TW: A lot of people know you for “Angel of the Morning.” How did you wind up recording that song?

Rush: (Paul Revere & The Raiders) were going to do a southern tour. … They put me on as the opening act, and they ended up in Memphis where they were cutting their “Goin' to Memphis” album.

I was just along for the ride, so I did a demo for the producer, Chip Moman, and he liked my voice. I went back a month later, and they brought me “Angel.” It had been released on Cameo (Parkway Records) by … Evie Sands. She was a protege of the writer, Chip Taylor, who is also John Voight's brother.

The problem Evie had with Cameo is they went out of business right then, so her version never saw the light of day. They played the song for me, and I just went, “Oh, my gosh.” I never care about lyrics, but the lyric was really revolutionary for its time; and, basically, the chord progression is “Louie Louie.” It's “Wild Thing.” It's that old chord progression. I just went, “Oh, this is it.”

TW: Lately, you've been active with Gabriel. What's that connection all about?

Rush: I was a big fan of Gabriel. That's what this thing on Feb. 8 is about. It's a Mardi Gras party, but it's Gabriel doing their tunes. They were, to me, musically the best, as far as singing, writing, playing. They had it all. Terry Lauber is the lead singer now ... and he's just got the most beautiful voice you've ever heard. I can listen to him all day.

What I do is songs from the '60s and stuff that people know. We'll be doing “China Grove,” stuff like that. But it's more about my long-time love of this band. The drummer, Michael Kinder, is one of the very best. Gary Rule, one of the best; Terry Lauber, and then my husband, Billy Mack, is on the keys.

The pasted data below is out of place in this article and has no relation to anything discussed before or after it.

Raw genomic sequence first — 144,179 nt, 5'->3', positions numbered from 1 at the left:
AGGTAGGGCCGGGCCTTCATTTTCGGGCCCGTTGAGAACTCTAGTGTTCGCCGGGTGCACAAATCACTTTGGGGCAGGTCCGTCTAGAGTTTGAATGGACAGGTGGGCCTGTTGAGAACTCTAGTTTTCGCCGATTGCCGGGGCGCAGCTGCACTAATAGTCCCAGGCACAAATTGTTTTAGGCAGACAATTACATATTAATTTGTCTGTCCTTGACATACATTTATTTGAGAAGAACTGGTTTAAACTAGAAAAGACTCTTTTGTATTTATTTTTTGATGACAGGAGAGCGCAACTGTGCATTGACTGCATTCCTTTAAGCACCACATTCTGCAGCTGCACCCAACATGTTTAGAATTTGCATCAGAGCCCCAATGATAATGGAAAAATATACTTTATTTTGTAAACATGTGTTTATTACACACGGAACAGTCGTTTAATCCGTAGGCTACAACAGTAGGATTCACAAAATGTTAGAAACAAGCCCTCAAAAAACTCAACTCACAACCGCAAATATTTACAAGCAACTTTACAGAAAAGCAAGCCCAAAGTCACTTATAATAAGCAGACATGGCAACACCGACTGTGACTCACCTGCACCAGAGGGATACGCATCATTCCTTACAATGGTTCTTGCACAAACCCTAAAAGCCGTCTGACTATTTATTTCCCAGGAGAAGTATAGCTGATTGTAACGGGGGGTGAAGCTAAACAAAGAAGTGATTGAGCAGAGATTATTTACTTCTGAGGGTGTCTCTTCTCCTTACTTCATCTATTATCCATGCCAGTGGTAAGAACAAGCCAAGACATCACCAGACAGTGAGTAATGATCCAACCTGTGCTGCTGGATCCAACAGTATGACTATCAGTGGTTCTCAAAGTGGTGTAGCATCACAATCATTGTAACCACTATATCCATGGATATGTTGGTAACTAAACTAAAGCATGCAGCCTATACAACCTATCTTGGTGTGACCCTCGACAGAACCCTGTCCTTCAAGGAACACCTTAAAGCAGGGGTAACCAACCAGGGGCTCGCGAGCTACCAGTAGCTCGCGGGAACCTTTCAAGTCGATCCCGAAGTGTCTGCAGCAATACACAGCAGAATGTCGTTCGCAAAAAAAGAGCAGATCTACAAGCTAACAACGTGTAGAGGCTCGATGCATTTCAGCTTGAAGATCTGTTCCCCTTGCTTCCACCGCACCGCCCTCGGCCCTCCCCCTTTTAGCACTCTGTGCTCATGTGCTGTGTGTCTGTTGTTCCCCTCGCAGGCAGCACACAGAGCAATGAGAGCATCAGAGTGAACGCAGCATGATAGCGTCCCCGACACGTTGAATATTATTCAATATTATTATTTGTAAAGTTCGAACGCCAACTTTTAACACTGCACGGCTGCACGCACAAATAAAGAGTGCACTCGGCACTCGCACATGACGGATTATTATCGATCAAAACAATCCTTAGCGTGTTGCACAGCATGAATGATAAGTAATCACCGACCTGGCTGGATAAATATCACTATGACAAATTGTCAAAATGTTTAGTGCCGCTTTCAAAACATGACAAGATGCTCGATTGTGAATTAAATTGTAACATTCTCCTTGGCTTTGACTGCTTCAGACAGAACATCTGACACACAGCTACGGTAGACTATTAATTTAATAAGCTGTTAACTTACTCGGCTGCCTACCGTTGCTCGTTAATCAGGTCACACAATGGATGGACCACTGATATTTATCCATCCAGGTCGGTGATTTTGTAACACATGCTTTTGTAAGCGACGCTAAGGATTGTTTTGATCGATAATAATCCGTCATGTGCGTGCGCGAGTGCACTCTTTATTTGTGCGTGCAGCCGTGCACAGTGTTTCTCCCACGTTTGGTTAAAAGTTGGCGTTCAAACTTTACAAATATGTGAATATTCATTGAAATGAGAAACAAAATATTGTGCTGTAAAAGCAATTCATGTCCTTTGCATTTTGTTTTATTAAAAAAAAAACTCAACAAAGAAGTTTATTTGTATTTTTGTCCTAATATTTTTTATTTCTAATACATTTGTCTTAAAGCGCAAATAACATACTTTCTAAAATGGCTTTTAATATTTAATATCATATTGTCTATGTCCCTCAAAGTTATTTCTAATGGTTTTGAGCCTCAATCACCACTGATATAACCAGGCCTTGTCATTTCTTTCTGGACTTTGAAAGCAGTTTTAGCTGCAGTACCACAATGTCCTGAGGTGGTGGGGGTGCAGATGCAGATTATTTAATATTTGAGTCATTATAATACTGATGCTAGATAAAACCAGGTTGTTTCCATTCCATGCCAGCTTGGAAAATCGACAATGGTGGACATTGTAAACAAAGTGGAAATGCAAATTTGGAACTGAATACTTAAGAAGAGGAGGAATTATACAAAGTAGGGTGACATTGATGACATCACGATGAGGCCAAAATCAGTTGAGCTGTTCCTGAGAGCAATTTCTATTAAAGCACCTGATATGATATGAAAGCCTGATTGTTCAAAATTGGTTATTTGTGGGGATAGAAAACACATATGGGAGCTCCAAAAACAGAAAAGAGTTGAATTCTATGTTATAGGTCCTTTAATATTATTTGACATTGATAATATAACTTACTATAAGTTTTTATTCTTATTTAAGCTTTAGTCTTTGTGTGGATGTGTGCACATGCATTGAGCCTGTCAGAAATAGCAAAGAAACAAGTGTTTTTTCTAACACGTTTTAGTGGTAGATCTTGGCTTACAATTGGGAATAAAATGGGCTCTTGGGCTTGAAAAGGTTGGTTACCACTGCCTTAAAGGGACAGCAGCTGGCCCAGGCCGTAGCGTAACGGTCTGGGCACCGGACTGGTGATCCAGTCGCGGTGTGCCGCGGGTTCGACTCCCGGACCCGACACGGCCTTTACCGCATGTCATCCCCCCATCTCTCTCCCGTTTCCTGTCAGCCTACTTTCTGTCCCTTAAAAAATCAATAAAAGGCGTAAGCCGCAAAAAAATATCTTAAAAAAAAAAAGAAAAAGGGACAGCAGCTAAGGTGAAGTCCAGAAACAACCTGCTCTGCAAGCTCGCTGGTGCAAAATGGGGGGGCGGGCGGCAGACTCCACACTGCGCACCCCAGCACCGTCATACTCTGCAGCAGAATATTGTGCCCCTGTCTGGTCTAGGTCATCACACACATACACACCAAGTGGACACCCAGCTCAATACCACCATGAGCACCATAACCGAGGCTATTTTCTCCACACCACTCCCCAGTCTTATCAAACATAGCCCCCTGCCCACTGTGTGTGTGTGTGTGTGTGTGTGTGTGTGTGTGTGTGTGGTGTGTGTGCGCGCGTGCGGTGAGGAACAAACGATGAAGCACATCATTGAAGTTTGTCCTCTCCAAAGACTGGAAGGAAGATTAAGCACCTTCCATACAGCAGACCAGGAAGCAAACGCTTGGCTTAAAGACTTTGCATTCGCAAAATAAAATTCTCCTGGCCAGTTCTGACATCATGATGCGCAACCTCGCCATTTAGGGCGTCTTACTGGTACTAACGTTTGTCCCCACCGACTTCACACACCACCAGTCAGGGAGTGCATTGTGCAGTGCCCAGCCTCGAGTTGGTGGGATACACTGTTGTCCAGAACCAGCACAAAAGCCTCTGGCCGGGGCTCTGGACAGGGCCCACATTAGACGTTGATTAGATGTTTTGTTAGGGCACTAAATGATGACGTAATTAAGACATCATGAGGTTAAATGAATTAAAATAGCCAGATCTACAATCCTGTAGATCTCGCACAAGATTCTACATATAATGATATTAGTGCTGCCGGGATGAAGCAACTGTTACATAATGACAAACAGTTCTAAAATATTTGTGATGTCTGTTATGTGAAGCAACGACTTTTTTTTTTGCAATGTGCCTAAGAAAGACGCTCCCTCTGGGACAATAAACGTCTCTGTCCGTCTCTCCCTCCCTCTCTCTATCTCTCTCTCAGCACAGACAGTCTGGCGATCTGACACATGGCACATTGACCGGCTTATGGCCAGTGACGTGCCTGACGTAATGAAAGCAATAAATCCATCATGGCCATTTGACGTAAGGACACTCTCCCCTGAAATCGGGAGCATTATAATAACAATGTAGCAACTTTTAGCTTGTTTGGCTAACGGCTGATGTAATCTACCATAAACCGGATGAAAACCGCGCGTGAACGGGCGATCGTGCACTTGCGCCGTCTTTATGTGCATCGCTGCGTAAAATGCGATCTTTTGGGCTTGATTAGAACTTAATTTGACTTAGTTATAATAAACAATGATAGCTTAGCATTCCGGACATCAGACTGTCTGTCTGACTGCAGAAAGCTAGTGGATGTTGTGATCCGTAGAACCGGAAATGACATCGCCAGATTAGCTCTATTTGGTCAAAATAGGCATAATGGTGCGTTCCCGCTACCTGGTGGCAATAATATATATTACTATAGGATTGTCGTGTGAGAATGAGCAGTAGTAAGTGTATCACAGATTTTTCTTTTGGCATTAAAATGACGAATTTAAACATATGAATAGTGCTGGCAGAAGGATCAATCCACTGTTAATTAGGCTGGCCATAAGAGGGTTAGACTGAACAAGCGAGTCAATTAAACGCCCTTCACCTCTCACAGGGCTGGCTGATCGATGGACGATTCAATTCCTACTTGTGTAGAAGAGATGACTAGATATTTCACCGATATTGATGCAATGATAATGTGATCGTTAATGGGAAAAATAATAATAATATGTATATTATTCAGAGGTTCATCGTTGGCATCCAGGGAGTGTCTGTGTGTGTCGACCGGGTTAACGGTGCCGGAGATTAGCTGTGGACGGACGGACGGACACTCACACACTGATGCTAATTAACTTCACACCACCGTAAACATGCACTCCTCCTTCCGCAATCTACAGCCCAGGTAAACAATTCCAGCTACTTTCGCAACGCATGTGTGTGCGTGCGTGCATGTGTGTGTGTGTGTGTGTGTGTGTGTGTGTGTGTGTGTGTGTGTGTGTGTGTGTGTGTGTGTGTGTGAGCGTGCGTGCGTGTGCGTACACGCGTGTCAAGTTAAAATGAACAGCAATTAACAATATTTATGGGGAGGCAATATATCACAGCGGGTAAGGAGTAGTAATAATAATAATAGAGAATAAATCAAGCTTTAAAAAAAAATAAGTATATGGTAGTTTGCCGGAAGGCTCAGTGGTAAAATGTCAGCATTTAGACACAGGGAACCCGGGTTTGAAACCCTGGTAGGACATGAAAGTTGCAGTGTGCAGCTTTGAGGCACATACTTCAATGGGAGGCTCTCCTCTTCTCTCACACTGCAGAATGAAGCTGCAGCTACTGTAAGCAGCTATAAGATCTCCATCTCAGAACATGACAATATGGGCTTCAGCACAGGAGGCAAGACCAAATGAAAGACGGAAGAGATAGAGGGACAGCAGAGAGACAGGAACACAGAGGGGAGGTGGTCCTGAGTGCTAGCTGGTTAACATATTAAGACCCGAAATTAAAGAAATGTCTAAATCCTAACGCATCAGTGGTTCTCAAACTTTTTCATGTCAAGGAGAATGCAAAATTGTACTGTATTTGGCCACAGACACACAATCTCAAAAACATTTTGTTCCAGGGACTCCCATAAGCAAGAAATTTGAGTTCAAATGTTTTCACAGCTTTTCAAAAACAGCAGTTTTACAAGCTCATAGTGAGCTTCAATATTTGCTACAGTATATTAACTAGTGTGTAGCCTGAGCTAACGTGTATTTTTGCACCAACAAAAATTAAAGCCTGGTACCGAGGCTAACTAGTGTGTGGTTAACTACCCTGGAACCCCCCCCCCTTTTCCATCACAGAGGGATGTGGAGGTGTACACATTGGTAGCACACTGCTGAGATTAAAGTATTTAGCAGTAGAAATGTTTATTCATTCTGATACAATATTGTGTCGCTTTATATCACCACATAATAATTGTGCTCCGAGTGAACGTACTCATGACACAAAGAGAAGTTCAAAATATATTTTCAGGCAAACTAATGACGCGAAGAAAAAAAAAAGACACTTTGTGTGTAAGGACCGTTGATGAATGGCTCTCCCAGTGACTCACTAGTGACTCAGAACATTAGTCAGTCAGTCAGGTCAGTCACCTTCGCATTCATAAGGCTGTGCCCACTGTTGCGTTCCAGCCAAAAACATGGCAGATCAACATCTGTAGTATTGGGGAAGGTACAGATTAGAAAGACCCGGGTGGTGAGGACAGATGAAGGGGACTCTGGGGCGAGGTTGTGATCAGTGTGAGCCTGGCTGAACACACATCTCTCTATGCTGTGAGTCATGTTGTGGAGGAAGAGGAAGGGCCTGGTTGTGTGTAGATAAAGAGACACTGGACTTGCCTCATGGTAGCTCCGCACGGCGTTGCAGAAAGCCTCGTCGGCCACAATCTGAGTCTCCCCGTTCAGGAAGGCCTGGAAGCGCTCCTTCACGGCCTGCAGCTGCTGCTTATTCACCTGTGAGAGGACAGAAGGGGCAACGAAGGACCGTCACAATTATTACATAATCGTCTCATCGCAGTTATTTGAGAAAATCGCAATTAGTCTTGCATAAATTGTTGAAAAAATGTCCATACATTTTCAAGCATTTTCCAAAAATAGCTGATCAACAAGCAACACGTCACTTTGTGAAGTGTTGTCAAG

TW: What are you working on now?

Rush: Right now we're concentrating on Billy Mack because he has great opportunities out of L.A., to get songs pitched. So everything is being focused on him right now.

I've been dog showing, and I have a breeding coming up. (She breeds Old English Sheepdogs.) This is what I'm focusing on now. But I do go out and do these shows once in a while, so it's a nice balance. I get to live on this farm with my dogs and my husband, and go out and do things once in a while. It's a perfect life. I can't complain at all.

And I have a horrible birthday coming up on Sunday (Jan. 26) People say what are you gonna do for that birthday? (She laughs) I can't even say the number.

TW: Is it one of the even, 10-year ones?

Rush: It's an even number, yes it is. It's an ugly, even number. A friend of mine is turning this age this summer, and I said, “Well, what are you doing?” She said, “I'm building my coffin.” (She cracks up.)

Mardis Gras concert with Merrilee Rush and Gabriel

6 p.m. Feb. 8

Key Peninsula Civic Center

Tickets are $30 to $35 and include a Southern themed meal

(253) 884-3456 or http://www.kpciviccenter.org